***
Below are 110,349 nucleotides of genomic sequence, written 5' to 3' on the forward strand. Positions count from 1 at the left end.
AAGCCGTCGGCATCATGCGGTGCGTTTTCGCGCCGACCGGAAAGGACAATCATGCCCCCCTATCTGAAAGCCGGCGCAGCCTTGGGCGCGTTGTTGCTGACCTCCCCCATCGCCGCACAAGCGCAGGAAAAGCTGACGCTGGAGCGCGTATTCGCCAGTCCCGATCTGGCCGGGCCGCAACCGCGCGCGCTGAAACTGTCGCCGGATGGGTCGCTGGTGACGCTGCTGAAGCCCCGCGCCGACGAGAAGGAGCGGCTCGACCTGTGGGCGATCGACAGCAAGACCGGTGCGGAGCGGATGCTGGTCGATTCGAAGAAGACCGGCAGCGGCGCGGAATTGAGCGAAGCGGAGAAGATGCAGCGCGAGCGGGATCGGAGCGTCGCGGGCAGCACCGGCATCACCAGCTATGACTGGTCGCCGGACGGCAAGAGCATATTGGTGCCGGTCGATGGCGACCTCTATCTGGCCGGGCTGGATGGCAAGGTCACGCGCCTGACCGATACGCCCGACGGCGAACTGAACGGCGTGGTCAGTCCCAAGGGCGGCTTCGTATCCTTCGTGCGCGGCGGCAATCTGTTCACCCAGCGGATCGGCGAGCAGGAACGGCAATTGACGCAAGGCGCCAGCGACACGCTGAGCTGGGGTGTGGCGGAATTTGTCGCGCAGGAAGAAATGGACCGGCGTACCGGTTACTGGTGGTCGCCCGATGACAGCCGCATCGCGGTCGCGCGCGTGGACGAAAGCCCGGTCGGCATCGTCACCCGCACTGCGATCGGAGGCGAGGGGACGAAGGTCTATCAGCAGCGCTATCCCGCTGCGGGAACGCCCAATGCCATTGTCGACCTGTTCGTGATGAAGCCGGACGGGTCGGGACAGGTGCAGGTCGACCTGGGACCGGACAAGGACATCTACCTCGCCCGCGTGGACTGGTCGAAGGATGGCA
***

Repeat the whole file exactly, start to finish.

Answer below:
Below are 110,349 nucleotides of genomic sequence, written 5' to 3' on the forward strand. Positions count from 1 at the left end.
AAGCCGTCGGCATCATGCGGTGCGTTTTCGCGCCGACCGGAAAGGACAATCATGCCCCCCTATCTGAAAGCCGGCGCAGCCTTGGGCGCGTTGTTGCTGACCTCCCCCATCGCCGCACAAGCGCAGGAAAAGCTGACGCTGGAGCGCGTATTCGCCAGTCCCGATCTGGCCGGGCCGCAACCGCGCGCGCTGAAACTGTCGCCGGATGGGTCGCTGGTGACGCTGCTGAAGCCCCGCGCCGACGAGAAGGAGCGGCTCGACCTGTGGGCGATCGACAGCAAGACCGGTGCGGAGCGGATGCTGGTCGATTCGAAGAAGACCGGCAGCGGCGCGGAATTGAGCGAAGCGGAGAAGATGCAGCGCGAGCGGGATCGGAGCGTCGCGGGCAGCACCGGCATCACCAGCTATGACTGGTCGCCGGACGGCAAGAGCATATTGGTGCCGGTCGATGGCGACCTCTATCTGGCCGGGCTGGATGGCAAGGTCACGCGCCTGACCGATACGCCCGACGGCGAACTGAACGGCGTGGTCAGTCCCAAGGGCGGCTTCGTATCCTTCGTGCGCGGCGGCAATCTGTTCACCCAGCGGATCGGCGAGCAGGAACGGCAATTGACGCAAGGCGCCAGCGACACGCTGAGCTGGGGTGTGGCGGAATTTGTCGCGCAGGAAGAAATGGACCGGCGTACCGGTTACTGGTGGTCGCCCGATGACAGCCGCATCGCGGTCGCGCGCGTGGACGAAAGCCCGGTCGGCATCGTCACCCGCACTGCGATCGGAGGCGAGGGGACGAAGGTCTATCAGCAGCGCTATCCCGCTGCGGGAACGCCCAATGCCATTGTCGACCTGTTCGTGATGAAGCCGGACGGGTCGGGACAGGTGCAGGTCGACCTGGGACCGGACAAGGACATCTACCTCGCCCGCGTGGACTGGTCGAAGGATGGCA